Indian Independence movement is widely believed to be a non-violent movement achieved by Octavian Mohandas Karamchand Gandhi’s repeated fasting, barefooted march with the support of a stick. The countless incidents and battles by freedom fighters brushed under the carpet say otherwise. From the first war of Independence in 1857 till the dominion status of 1947, Bengal has seen it all. Midnapore district of West Bengal was the hotbed of the nationalistic revolutionary movement for Indian Independence. Almost every household in the region, rich or poor, was involved in some revolutionary activity. One such revolutionary was Matangini Hazra. 

Matangini was born to Thakurdas Maity and Bhagabati Maity in a hamlet named Hogla, under Tamluk Police Station of Midnapore district(undivided) in the union territory of West Bengal on 19th October 1870. As she came from a poor peasant family, she was merely ill-starred to earn her primary education at her early stage of life. At the age of twelve, she was married to a wealthy widower 60 years old named Trilochan Hazra, who had a young son. After six years, she lost her husband. Being helpless, she returned to her paternal village. She started to frame her life as a new shape comprised of assisting the distressed such as nursing men, women and children, also when smallpox turned into an epidemic.

In 1905 the Partition of Bengal took place, which prompted the revolutionaries of Bengal to organise and bear arms. Midnapore district was at the forefront of these activities. A notable succession of women participated in the freedom movement with a vast number, and Matangini was one among them. Although she never bore arms but continuously protested against the colonial rule.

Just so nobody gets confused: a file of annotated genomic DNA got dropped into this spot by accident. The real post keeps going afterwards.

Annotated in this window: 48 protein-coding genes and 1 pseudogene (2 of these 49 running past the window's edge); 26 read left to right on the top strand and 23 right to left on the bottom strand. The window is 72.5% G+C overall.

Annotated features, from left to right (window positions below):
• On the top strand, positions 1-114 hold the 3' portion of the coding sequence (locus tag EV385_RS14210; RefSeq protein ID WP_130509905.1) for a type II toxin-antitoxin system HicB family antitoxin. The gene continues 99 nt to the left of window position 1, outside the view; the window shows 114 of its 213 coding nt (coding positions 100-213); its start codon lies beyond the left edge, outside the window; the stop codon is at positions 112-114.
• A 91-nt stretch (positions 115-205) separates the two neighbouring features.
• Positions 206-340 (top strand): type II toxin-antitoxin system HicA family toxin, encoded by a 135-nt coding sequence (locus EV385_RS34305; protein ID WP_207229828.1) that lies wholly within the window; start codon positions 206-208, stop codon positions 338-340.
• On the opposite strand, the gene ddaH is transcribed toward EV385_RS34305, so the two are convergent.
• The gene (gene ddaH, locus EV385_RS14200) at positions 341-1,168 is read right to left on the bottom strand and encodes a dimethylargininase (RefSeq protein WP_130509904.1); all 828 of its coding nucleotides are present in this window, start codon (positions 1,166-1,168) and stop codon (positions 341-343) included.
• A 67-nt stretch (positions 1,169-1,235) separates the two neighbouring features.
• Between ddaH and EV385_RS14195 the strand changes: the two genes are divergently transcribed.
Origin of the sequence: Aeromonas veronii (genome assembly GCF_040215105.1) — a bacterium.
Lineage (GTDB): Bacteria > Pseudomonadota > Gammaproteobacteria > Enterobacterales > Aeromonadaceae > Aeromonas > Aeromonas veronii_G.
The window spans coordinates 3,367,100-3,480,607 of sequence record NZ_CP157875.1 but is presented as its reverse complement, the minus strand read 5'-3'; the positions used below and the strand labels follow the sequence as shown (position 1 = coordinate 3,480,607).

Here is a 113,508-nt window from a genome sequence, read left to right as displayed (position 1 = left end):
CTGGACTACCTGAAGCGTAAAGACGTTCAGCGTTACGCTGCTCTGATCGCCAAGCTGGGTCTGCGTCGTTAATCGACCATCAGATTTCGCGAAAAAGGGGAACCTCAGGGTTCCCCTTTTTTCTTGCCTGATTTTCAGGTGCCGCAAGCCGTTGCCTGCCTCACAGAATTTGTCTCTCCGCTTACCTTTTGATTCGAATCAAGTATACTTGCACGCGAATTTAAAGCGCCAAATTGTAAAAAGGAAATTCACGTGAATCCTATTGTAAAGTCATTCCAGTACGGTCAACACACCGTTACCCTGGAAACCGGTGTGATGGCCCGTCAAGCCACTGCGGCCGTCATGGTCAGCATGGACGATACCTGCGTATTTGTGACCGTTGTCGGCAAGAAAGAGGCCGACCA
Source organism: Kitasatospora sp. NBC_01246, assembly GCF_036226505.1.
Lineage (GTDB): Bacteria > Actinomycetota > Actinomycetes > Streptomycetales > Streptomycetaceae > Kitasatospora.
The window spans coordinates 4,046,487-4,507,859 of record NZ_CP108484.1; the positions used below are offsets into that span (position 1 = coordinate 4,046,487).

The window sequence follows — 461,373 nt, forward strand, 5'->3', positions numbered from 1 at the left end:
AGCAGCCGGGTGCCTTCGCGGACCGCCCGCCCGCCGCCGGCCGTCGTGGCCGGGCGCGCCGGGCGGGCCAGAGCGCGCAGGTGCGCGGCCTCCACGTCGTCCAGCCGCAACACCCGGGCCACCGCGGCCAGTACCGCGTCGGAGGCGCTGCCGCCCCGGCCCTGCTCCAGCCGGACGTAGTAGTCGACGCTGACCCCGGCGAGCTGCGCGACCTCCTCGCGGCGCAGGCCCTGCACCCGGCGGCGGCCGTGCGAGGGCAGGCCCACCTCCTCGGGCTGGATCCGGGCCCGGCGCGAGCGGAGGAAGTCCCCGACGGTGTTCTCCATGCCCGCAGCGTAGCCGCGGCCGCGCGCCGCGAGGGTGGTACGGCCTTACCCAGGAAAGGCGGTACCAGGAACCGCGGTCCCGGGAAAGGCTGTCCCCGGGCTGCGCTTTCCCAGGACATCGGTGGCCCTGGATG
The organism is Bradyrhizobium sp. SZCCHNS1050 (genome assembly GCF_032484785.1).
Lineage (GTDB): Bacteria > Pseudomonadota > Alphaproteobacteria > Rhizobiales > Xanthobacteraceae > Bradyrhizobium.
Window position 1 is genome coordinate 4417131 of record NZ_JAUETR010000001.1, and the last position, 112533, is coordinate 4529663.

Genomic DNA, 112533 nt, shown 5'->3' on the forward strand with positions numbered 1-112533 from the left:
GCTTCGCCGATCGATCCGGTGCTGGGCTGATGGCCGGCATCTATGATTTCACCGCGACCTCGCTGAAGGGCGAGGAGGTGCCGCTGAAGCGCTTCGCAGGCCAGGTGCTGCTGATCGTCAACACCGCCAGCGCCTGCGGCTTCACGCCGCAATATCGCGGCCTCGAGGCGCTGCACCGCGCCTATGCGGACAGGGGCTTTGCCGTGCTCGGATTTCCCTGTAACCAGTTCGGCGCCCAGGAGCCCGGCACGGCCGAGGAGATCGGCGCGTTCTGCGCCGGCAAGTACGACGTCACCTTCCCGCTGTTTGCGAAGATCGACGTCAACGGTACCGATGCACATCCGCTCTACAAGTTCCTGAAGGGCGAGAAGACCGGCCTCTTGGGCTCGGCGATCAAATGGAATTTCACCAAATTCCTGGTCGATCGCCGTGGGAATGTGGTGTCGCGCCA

In 1930, she took part keenly in the ‘Civil Disobedience movement, especially the ‘Salt Satyagraha movement. It commenced with the famous Dandi March with spontaneous support from merchants and shopkeepers. Many under an umbrella). ‘Salt Satyagraha movement’ kept an essential role on Matangini through manufacturing salt at her late husband’s village. As a result, she was imprisoned for violating the British salt law.

After her quick release, she again participated in the movement for the abolition of the ‘Chowkidari tax'(a tax collected from farmers in 1907 for the compensation of village watchmen or kind of police for that it affected the poor farmers). Consequently, she was arrested and detained for six months at Baharampur jail. After her imprisonment, she confirmed her membership in the Indian National Congress. She started to spin ‘Khadi’ with a protest motto failing her eyesight. 

In the year 1932, she took part in the ‘Non-Cooperation movement’ and on 26th January in the same year was the turning point in her life as the inhabitants of her village made an awareness procession of the then political condition and was passing by her hut, she joined them at her age of 62, and from then she needed not looking back. 

In 1933 she attended the sub-divisional Congress Conference at Serampore, under Hooghly, West Bengal, where she and the other INC members were mercilessly beaten by batons(a coordinated tactic for disappearing crowds, usually used by police or military). One more remarkable incident occurred in 1933 during the visit of the then Governor of Bengal, Sir John Anderson, where Matangini was able to fool the security and reached to the dais to raise the black flag as a symbol of protest. The British government rewarded her with six months of imprisonment once again.